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Why I support Mike Ward, but loathe Milo Yiannopoulos

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Toula Drimonis Jul 22, 2016 3:21 am

By now, most of us are well aware of the Quebec Human Rights Tribunal’s ruling, ordering comedian Mike Ward to pay more than $40,000 in fines for making fun of Jérémy Gabriel, a former child singer who suffers from Treacher Collins syndrome and as a result has head and facial deformities.

With the recent case of Milo Yiannopooulos, a conservative commentator and notorious troll on social media, who was recently permanently banned from Twitter for inciting and encouraging the vicious and racist harassment of actress Leslie Jones, opinions have been drastically divided on the issue of where does one draw the line between freedom of speech and the right to be protected from hate speech.

Milo Yiannopoulos/facebook

Milo Yiannopoulos/facebook

As a vocal feminist and advocate against cyberbullying, no one was surprised at the fact that I was overjoyed at the news that Milo (someone with years of unleashing abuse on social media and with a big part to play in Gamergate’s vile harassment of women) was kicked off Twitter.

Many, however, were confused when I voiced support for Mike Ward. “But isn’t it the same thing”, they asked? “Isn’t it offensive to you to listen to someone joke about a sick kid?” Of course it is! I think making jokes about sick kids is low-hanging fruit, and Ward certainly has the intelligence to make smarter observations, but something should not be deemed illegal simply because it’s deemed offensive. Ward is right when he asks the question: “Should being an asshole be illegal?” The answer is no.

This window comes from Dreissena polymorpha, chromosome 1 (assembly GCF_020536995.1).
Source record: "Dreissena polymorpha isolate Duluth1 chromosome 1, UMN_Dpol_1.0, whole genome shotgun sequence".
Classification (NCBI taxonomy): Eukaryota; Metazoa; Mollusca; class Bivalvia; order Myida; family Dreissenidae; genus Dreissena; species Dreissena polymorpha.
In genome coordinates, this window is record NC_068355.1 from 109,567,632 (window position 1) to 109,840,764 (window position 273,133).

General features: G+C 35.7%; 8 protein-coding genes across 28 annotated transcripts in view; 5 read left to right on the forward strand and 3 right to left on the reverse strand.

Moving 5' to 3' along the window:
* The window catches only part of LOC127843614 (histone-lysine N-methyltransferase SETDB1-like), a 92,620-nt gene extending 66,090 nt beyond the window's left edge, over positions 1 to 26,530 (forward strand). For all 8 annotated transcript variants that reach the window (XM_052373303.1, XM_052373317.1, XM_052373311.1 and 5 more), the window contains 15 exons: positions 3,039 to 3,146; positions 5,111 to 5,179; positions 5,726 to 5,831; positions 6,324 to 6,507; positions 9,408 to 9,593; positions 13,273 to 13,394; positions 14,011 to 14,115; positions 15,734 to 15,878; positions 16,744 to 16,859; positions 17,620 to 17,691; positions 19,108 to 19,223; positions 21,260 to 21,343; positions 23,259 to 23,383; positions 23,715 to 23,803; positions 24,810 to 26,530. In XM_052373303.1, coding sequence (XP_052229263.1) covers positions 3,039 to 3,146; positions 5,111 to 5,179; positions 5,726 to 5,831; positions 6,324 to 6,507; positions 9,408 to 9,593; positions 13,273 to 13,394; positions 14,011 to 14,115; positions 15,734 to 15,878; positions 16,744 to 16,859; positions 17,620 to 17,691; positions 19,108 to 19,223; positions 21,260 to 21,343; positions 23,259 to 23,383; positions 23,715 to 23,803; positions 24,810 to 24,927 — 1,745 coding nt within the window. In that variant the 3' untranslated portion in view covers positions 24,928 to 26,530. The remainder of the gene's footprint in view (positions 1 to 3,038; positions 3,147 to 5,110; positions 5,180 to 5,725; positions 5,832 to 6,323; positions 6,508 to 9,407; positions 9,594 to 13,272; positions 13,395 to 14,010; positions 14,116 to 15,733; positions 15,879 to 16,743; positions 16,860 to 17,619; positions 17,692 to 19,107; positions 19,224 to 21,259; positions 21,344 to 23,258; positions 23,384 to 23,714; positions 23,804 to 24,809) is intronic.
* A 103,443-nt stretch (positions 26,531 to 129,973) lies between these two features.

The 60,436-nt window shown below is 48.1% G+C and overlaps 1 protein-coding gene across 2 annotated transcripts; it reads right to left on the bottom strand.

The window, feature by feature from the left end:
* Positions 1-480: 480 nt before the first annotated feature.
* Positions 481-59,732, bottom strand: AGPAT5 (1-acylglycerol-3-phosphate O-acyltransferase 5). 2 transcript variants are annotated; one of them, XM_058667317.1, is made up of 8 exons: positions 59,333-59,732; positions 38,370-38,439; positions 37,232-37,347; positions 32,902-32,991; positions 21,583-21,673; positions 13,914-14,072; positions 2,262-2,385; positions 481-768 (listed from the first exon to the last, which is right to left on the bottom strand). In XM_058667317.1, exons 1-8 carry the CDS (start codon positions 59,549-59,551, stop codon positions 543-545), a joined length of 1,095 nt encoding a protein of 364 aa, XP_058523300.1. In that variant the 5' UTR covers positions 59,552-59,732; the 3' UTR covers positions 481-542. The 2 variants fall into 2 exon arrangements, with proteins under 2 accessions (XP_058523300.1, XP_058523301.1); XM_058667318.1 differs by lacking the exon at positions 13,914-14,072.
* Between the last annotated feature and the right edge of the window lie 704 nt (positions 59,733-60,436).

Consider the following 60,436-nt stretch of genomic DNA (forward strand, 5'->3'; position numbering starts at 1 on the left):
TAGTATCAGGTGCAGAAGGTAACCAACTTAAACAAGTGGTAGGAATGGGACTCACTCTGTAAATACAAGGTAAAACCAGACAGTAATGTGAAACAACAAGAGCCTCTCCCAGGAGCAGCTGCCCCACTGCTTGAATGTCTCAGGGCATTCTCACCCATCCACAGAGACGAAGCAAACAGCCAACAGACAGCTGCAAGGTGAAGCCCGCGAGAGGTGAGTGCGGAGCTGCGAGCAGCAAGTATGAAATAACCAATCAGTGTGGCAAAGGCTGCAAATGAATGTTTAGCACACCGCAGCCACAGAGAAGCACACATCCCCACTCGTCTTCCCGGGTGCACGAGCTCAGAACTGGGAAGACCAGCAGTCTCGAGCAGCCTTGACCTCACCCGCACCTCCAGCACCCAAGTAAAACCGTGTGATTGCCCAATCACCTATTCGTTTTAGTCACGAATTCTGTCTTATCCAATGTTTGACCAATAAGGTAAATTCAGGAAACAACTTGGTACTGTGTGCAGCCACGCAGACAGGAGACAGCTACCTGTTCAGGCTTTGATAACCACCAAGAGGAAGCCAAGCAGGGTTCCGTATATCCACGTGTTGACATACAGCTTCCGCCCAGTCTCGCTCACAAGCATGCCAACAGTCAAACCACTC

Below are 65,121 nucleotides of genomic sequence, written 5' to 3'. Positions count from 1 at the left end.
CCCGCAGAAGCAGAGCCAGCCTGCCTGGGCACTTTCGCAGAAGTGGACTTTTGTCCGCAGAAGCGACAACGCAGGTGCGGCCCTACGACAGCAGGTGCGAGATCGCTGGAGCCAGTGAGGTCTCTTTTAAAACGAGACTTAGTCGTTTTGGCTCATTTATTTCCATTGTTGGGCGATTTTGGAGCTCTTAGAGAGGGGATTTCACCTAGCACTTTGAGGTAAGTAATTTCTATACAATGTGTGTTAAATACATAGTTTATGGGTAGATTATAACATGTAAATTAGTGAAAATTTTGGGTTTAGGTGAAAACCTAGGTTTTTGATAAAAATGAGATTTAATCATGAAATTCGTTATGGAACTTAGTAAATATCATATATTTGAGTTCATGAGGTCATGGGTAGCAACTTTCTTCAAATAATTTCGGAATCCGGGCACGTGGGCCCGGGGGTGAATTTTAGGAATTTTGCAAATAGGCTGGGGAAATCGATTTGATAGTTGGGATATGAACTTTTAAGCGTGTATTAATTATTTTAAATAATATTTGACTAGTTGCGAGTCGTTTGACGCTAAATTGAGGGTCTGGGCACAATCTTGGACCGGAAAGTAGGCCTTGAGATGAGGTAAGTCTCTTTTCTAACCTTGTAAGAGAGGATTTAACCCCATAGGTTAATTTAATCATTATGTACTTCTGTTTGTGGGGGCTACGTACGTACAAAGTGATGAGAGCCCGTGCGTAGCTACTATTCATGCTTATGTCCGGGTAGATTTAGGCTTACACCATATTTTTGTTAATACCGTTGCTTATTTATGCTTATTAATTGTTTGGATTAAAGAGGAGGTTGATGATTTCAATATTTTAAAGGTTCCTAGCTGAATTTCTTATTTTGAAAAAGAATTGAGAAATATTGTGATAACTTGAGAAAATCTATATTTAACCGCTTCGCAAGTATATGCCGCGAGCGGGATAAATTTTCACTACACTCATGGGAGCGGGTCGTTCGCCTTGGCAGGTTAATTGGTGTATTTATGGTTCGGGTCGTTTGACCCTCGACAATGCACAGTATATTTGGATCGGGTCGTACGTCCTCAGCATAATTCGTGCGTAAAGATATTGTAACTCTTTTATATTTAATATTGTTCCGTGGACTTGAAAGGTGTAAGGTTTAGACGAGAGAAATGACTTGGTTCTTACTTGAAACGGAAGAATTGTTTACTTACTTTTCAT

“You can’t support free speech selectively. The purpose of this right is not to protect popular speech (which doesn’t need protecting anyway) but to protect speech that is unpopular, perceived as “wrong,” possibly offensive or even hurtful.

mike ward/facebook

mike ward/facebook

My right to express myself entails my right to offend you. Even as a staunch feminist, I simply don’t believe in censorship as a solution.”

I didn’t write this for Mike Ward. I wrote this in 2014 in defence of “pick-up artist” Julien Blanc and his right to enter Canada and give his lame seminars on picking up women. Do I agree with Blanc’s thinking? Absolutely not! Do I believe that the solution is to prevent him from entering the country and giving his “seduction” speeches? No, it isn’t. Men who think like that are everywhere and it’s not by making them into martyrs of free speech that we eradicate misogyny and sexism. We do that in the light. We ridicule these “thinkers” by challenging them out in the open. In the end he was denied entry into the country, and while many consider it a victory, I consider it a Pyrrhic victory at best.

The minute we shut people down for saying something offensive, it’s a slippery slope, because, everyone’s definition of “offensive” is different. And we shouldn’t allow whomever is enjoying the popularity of being the arbitrator of public morality (something that isn’t static and always in flux) at any given moment to decide who offends and who doesn’t and then assigning a monetary value on the offence. Particularly when that arbitrator is the government… While I don’t support his joke, I support his right to make it.